Silver was "canceled" as a monetary metal unilaterally by the U.S. government in 1964.  If this was not due to the destruction of the dollar by a deeply flawed monetary system and an irresponsible expansion of the size and scope of government and government debt, then please tell me why. 

    Therefore, until 1964, it is easy to see how silver had a stable ratio to copper because there was a high "industrial" demand for both, if you consider minting the circulating coinage of a nation equivalent to an industrial endeavor, which I do.

    If there is no recognition of the moneyness of silver in pre-1964 coins, then please tell where are the stores and places of business that make change in copious amounts of "worthless" pre-1964 coins.  I can find lots of pre-1964 pennies, but no silver coins.  Gee, I wonder why?  Maybe the "silver is an industrial metal like copper" folks can help me understand where all the pre-1964 dimes went.  Perhaps as silver paste for solar cells.  But I digress.

    The policy of Keynesian central banks and Keynesian economists is clear, historically recorded by dozens of scholars, and publicly available. 
    1.  The business cycle is harmful and must be suppressed with "liquidity" to boost "aggregate demand" during times of recessions and contractions of the economy.
    2.  To perform this economic manipulation, correction, "control", correction, "miracle", requires a group of smart people with degrees in economic models produced by Princeton Ph.Ds, using reams of economic "data" and derivative "metrics" created by additional Princeton Ph.D.'s, collected by small armies of government employees and contractors, fed into computers armed with algorithms created by yet more Princeton Ph.Ds, to achieve the utopian world of no business cycles and no recessions.
    3.  The number one and singular tool for enacting this utopian vision is fiat currency.  Fiat currency can be created in a number of ways, but mainly from "thin air", digital printing.  Again this is not conspiracy or secret, it is published in official public documents by the Federal Reserve.
    4.  The paradigm requires the willing participation of the banking system to expand "liquidity" or "re-capitalization of banks" through amplification of thin air money printing through what I would call the Twin Towers of the financial system:  the fractional reserve system i.e. the privilege of printing money because you hang the word "bank" over your door, and the less appreciated but equally money destruction expansion of credit-money through lines of credit, leverage, and, relevant to our discussion, the creation of naked commodity "paper" options, which like our dollar bills, aren't backed by anything real, only a vague hope and promise that at some point in the future, real i.e. physical assets will show up to back these promises printed out of thin air by banks.

    5.  The system only works if the following rules are followed.   Currency must be used like gasoline and an accelerator pedal, it must be created, from thin air as mentioned above, and injected in times of recession, and pulled back as the economy heats up. 

    6.  The system falls apart under two conditions- a) a sound money system or "third party arbiter" is in existence that acts as a scorecard and reports to the public i.e. economy that there is not a healthy recovery but merely an injection of thin air fiat dollars to goose demand but in essence chasing after the same amount of true wealth, and b) an alternative "reservoir" or "escape hatch" or "pressure outlet" where all the freshly printed thin air liquidity may run away and hide to exists.  Traditionally, the escape hatches have been foreign currencies and foreign equities, and precious metals and hard assets.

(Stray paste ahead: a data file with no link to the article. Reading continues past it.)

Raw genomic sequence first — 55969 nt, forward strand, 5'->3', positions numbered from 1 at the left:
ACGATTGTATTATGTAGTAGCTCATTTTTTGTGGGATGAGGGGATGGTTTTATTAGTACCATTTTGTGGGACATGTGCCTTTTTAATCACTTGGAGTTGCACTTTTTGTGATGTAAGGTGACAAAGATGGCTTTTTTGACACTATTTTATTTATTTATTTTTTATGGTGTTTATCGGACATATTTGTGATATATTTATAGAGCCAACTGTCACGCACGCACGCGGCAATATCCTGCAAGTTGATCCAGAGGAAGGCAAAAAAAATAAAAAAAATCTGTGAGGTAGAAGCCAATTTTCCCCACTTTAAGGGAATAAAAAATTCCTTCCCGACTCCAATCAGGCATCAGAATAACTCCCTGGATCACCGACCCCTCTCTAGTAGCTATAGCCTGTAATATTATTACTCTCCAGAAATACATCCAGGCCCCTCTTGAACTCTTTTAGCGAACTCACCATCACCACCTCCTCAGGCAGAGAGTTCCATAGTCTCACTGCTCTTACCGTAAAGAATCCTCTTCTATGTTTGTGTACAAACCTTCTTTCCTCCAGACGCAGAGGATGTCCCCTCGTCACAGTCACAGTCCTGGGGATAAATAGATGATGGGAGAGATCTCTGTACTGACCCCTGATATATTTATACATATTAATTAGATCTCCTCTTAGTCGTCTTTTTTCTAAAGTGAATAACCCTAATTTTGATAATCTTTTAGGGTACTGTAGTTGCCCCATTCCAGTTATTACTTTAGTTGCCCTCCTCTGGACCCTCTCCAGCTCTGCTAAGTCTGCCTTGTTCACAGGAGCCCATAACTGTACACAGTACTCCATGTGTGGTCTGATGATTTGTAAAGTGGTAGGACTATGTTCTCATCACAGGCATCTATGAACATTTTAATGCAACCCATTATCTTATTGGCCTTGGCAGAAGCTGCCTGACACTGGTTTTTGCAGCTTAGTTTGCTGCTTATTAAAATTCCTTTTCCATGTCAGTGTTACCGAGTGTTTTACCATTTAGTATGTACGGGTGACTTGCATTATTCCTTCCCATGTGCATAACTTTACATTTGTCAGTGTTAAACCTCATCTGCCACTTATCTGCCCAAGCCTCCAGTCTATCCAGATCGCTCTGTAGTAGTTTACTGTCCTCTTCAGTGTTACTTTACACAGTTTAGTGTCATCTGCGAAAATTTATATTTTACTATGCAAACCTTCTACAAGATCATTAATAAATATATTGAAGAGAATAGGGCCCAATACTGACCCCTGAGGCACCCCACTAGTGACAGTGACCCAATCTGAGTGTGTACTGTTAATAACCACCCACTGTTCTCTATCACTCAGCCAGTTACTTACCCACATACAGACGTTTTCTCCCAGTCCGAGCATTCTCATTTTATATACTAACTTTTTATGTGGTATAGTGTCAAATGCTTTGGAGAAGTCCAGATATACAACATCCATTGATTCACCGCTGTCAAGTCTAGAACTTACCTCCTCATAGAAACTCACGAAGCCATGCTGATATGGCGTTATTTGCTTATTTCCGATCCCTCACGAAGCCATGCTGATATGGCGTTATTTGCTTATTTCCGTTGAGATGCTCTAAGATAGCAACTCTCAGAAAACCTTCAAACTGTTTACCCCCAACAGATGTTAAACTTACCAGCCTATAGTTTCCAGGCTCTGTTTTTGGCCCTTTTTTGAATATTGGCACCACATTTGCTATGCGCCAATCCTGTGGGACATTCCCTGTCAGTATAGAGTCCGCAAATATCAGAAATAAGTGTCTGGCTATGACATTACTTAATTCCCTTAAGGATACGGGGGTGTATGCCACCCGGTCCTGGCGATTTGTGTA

7.  The escape hatch of foreign currencies have been taken away by coordinated money printing i.e. currency destruction by all the developed economies simultaneously.  The lonely outliers, i.e. the Swiss Franc, have been beaten into submission such that even they have unpegged from gold and gone "full fiat".   That leaves basically hard assets and monetary metals as third party signaling devices and escape hatches.  As mentioned above, escape hatches must not be allowed, because thin air liquidity is supposed to go into consumption i.e. aggregate demand to goose the economy.  Fiat that goes into silver and gold is a double whammy (to borrow Jim's term)- it is not being used to buy more Barbie dolls and Mercedes', and more importantly, it is driving up the price of gold and silver exposing the actual currency destruction.

    8.  Pulling together 1-7, silver and gold must not be allowed to rise significantly in price.  It may be allowed to rise slowly, unnoticeably with the inflationary tide that is lifting all boats, but not rapidly, in parallel with the real rapidity of thin air money printing.  If gold and silver start to rise exponentially faster than the general level of inflation, it must be suppressed.

    For example, if this happens:

     

    (note the rise of silver to a not unreasonable $50 per oz in 2011)

    then the two subsequent smashes must happen. (pardon my lack of arrow artistry, I think all know what events are referenced).

    Dave, I actually agree that there is a component of overall deflation-inflation of industrial metals that 'affects' the price of silver, especially during normal times when the dollar is not being rapidly destroyed and things are relatively stable (in the Keynesian nightmare world, "stable" is a relative word, perhaps relatively less unstable is a better word).